The title of the source novel in the UK was "Harry Potter and the Philosopher's Stone" and the movie bears the same title in non-US releases. All scenes where the stone is mentioned by name have been be filmed/looped accordingly to produce two different versions of the film to adapt to the title. See more »

Connections

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Frequently Asked Questions

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User Reviews

 
It's a true adaptation, but lacks an edge like the novel. *** (out of four)
18 December 2001 | by Movie-12See all my reviews

HARRY POTTER / (2001) *** (out of four)

Here's a method of evaluating a movie based on previously published material: ask yourself if the film makes you want to read the material from which it is based?

Before the release of "Harry Potter and the Sorcerer's Stone," I was one of the few remaining souls who had not read J.K. Rowling's fantasy book series. After screening the first film installment, I did want to read the book. Borrowing the novel from a family member, I briefly skimmed over the chapters. The book's intelligence and similarities with the film really surprised me.

With over 100 million copies sold in over 46 different languages, J.K. Rowling's best-selling series of books has become a worldwide phenomenon. Naturally, with soaring expectations abound, the filmmakers felt great pressure to create a faithful adaptation. They have. This film is essentially a visualization of the words in the novel, with very few differences.

That said, the film does run into a few conflicts with the book's story. The middle of the movie has nowhere to go. It's like a false second act; almost nothing of major significance occurs in this period of the film. The young characters wander from scene to scene with nothing much to do and nothing much to say. We're left with a grand display of eye-popping special effects.

"Harry Potter" certainly dazzles us with a solid beginning and an engaging final act, however. We first meet a young wizard boy named Harry Potter (Daniel Radcliffe). Soon after the film opens, the boy discovers he has magical powers. He's then thrust into an enchanting world of sorcery, magic, and witchcraft. He's sent to a school for young wizard children, where he meets new friends, learns about magic, and participates in fun competitions. But someone at the school doesn't like Harry, as mysterious events begin to occur. Harry soon finds himself in the middle of a diabolical scheme of revenge. Who is the culprit and what do they want with Harry?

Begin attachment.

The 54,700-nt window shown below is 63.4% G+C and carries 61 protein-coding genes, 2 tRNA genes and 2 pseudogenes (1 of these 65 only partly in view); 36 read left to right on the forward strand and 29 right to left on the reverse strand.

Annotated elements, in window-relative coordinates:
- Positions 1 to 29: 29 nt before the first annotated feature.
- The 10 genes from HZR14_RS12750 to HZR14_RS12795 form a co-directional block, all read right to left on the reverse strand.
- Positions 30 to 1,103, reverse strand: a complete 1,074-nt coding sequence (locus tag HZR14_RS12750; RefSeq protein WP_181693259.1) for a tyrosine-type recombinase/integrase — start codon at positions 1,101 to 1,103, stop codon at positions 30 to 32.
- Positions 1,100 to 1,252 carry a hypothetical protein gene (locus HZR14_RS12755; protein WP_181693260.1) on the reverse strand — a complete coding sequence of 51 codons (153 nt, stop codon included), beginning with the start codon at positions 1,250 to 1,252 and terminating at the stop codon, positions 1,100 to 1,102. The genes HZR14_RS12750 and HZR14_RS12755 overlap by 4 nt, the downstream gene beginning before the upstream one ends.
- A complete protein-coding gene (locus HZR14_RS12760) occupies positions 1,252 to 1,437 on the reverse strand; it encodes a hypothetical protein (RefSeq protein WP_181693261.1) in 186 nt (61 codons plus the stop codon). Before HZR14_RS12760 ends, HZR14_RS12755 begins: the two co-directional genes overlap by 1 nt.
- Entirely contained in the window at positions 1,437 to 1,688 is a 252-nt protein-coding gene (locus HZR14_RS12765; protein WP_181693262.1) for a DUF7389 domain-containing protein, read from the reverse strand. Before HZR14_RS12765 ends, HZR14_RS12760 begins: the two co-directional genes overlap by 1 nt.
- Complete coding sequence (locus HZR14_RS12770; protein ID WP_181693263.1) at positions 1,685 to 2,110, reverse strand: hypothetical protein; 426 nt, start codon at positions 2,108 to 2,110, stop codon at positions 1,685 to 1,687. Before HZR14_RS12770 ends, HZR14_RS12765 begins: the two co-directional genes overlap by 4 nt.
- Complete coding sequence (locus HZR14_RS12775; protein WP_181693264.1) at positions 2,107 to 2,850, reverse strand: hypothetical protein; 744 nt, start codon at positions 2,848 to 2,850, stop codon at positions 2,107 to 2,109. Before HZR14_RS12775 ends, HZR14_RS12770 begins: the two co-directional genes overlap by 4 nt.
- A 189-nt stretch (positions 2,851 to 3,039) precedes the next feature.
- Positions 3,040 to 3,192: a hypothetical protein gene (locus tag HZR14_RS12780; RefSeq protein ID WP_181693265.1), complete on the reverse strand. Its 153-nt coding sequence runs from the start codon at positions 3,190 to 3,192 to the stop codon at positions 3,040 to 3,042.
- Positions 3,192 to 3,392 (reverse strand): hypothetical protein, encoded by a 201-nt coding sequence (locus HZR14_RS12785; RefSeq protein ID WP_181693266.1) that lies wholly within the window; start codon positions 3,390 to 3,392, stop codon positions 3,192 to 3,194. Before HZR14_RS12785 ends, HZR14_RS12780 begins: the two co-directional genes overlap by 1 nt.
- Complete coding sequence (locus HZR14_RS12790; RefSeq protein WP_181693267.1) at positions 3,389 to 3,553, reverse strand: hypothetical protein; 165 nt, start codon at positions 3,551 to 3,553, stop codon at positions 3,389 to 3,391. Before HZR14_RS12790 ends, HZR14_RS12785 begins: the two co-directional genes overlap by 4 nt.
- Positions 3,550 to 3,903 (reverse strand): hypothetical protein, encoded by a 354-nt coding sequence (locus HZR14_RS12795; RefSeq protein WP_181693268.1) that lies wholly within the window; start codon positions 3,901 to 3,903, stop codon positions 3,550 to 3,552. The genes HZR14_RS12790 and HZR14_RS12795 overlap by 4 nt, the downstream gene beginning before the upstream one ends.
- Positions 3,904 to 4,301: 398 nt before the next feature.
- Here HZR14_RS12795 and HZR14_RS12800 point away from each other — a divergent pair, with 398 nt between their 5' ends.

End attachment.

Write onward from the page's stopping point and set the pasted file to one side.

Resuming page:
The film asks some involving questions. Too bad it doesn't give enough depth to the side characters or subplots. We don't really care about the mystery because we don't know enough about the suspects. The movie does conclude with a twist, but it doesn't encourage another examination of the movie. It lacks a foundation altogether. The story spends so much time foreshadowing the villain's identity, it is pointless for the story to abandon its proceeding plot points and develop a new villain at the end. The book gets away with this; the movie does not.

After his gentle "Home Alone" and sweet-natured "Stepmom," many questioned the ability of director Chris Columbus to bring a sense of darkness to the story-and for good reason. "Harry Potter" contains charming, likable characters and a rich pallet of lush, inventive images. Unfortunately, the film lacks an edge. It's missing the dark atmosphere Rowling's novel so vividly brought to life. Columbus does construct some memorable sequences, but the individual scenes themselves are much better than the movie as a whole.

Despite it's childish story and pre-teen characters, many define "Harry Potter" as a film for all ages. While that's debatable, during my screening, adults were plowing through the isles every five minutes. Going to the bathroom? Getting drink refills? Buying concessions? Who knows? But not a single child budged from their seat. Their eyes were glued to the big screen.

Conclusion: It's a sure-fire experience for children, especially if they've read the books. But adults may not encounter the same enticement as kids. Then again, if I had nothing better to do than to count the people leaving the theater, why am I recommending the film?